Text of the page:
- He acknowledged that "the road ahead is very difficult."
- "[S]tarting around May, we will need to deliver at least the mid-range Model 3 variant in all markets, as we need to reach more customers who can afford our vehicles," Musk wrote.
- "Moreover, we need to continue making progress towards lower priced variants of Model 3," he said.
By the numbers: Currently the cheapest Model 3 is a 264-mile range that's $44,000, Musk noted.
- "The need for a lower priced variants of Model 3 becomes even greater on July 1, when the US tax credit again drops in half, making our car $1,875 more expensive, and again at the end of the year when it goes away entirely."
Where it stands: Per Bloomberg, a 7% workforce cut means shedding about 3,150 jobs. From their piece...
- "While it succeeded in scaling up output of its Model 3, the company missed analysts’ production targets during the fourth quarter, and it’s had to cut prices to make up for the halving of a U.S. federal tax credit that’s helped spur sales."
3. Sizing up the wild U.S. crude boom
A single line in the International Energy Agency's latest oil market report is a remarkable summary of the decade-long rise by the U.S. into a crude oil powerhouse.
What they're saying: "By the middle of the year, US crude output will probably be more than the capacity of either Saudi Arabia or Russia," IEA said.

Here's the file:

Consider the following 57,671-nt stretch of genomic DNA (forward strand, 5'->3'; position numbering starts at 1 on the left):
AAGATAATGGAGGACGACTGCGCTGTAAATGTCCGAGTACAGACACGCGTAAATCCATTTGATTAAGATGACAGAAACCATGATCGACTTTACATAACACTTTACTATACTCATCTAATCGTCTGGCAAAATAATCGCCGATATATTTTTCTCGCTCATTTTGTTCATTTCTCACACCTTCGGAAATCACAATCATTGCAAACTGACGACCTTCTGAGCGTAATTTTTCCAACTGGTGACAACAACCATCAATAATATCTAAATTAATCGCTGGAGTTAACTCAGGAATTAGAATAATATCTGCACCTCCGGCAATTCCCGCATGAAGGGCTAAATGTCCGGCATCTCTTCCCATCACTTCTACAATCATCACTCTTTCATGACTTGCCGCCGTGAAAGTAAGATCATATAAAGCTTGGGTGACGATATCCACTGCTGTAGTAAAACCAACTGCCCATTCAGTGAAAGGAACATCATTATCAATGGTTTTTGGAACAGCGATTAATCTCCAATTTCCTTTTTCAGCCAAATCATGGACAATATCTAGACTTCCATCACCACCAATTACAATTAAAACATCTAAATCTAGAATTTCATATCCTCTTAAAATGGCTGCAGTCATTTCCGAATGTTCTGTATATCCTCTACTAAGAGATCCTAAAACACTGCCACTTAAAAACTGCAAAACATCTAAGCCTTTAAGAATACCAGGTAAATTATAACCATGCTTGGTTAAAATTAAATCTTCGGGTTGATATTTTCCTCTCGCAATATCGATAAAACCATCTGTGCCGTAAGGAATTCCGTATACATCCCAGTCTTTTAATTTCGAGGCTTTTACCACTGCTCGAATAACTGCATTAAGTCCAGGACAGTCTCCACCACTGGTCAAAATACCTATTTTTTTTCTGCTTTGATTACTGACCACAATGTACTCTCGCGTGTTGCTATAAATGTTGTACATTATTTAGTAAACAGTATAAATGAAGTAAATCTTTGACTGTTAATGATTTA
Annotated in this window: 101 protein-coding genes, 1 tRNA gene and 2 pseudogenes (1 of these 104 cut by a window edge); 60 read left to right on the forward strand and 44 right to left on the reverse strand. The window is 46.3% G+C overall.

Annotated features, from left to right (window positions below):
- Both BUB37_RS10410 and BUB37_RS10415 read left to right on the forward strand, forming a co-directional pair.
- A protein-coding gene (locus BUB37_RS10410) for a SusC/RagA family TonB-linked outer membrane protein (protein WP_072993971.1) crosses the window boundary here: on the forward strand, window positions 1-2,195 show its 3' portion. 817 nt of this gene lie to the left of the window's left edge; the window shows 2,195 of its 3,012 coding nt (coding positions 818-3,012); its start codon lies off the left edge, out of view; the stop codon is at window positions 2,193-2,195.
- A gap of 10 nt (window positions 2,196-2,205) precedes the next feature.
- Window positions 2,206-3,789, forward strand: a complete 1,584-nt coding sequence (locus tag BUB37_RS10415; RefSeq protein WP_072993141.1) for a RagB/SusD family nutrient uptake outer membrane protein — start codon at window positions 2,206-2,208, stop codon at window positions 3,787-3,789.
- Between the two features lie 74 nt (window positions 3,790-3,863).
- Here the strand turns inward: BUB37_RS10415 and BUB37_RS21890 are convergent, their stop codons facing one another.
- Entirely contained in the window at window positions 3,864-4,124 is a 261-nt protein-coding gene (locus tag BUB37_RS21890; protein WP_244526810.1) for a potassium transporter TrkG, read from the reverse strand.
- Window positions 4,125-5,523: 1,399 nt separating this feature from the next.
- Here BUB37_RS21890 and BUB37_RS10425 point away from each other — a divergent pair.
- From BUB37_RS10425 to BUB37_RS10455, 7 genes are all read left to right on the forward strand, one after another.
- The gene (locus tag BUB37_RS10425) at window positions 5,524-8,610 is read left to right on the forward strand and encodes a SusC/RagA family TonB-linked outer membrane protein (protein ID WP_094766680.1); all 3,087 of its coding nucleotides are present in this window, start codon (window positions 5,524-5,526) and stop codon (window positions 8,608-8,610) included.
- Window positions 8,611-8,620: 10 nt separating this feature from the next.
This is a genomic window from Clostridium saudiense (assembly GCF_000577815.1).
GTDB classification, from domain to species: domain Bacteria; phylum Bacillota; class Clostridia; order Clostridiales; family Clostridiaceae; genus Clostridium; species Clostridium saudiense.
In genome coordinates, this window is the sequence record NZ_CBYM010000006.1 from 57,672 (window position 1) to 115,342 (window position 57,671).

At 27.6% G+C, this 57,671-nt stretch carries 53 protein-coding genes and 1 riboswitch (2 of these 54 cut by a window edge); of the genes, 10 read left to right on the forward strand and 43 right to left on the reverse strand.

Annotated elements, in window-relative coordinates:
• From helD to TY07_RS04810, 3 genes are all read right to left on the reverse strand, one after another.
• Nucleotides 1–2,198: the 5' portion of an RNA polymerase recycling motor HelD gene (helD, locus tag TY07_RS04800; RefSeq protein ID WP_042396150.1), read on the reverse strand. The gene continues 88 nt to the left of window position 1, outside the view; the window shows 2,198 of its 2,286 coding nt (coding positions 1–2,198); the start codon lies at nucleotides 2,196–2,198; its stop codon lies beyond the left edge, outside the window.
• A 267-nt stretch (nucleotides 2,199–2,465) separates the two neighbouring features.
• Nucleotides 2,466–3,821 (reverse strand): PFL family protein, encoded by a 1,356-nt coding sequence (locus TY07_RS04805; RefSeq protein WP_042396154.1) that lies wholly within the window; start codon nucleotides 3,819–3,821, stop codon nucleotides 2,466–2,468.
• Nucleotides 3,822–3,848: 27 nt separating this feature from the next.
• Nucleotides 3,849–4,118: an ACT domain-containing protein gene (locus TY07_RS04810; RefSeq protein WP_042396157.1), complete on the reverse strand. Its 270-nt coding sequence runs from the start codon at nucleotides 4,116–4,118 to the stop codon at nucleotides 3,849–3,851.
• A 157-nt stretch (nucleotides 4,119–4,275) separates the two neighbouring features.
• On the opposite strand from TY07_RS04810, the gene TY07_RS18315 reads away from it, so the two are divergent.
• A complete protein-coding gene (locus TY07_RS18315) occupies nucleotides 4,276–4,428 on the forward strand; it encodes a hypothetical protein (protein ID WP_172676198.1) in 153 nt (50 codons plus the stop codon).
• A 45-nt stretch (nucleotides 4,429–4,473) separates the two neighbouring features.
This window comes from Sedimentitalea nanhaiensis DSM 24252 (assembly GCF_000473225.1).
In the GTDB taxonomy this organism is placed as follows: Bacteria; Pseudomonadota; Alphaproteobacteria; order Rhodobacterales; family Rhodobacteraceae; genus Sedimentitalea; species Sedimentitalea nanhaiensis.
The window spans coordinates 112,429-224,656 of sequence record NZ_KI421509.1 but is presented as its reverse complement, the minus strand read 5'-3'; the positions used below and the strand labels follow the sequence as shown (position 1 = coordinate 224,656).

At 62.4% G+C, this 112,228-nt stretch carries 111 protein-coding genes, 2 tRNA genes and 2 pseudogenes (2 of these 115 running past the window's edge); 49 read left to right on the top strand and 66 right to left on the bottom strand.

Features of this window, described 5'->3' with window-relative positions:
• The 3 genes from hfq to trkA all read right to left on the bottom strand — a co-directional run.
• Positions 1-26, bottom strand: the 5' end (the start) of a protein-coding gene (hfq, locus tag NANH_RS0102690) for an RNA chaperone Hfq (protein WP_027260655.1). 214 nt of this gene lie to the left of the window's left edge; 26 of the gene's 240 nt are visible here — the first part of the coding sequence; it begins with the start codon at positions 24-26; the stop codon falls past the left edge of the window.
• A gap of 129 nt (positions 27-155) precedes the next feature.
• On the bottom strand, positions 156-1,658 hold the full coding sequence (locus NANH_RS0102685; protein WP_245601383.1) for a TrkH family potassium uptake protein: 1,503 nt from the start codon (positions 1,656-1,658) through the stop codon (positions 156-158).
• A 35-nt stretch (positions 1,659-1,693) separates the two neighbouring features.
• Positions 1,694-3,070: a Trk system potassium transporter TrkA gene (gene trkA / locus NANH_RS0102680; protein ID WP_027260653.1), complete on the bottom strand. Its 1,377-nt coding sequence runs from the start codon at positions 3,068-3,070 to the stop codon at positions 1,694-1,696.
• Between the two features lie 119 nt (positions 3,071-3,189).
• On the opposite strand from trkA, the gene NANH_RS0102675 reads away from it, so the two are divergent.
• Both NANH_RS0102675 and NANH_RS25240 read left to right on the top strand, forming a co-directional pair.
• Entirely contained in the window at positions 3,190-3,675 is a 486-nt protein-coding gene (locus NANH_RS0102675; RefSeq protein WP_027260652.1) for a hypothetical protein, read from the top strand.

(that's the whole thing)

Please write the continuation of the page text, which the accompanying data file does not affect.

- Capacity refers to how much a country is currently capable of producing, which is often more than actual output.
The big picture: The U.S is already the world's largest crude oil producer, with Energy Information Administration data showing output closing in on 12 million barrels per day and rising.
- Earlier this week, EIA forecast U.S. crude output averaging 12.1 million daily barrels this year and 12.9 million in 2020, cracking the 13 million mark later that year.
Where it stands: As for where the market is today, IEA sees things gradually heading toward balance this year thanks to forces including the OPEC+ production cutting agreement.
- "[T]he journey to a balanced market will take time, and is more likely to be a marathon than a sprint," IEA writes.
- "If the producers deliver on their promises, the market could return to balance in 1H19."
But, but, but: Needless to say there are caveats, such as OPEC nations complying with planned output curbs, and continued declines in output from Iran and Venezuela.
- While the Saudis have been delivering on production cuts, going forward there is "less clarity with regard to its Russian partner."
For now, IEA is leaving their demand growth forecast for 2019 unchanged. They project a rise of 1.4 million barrels per day, almost entirely from non-OECD nations.
- "The impact of higher oil prices in 2018 is fading, which will help offset lower economic growth," the report states.
Go deeper: Reuters breaks down the numbers here.
4. The road ahead for wireless EV charging
Axios Expert Voices contributor Alex Gruzen writes ... Newly introduced EVs are capable of charging wirelessly rather than tethered to a power cable, a technology that could one day help autonomous EVs stay running around the clock.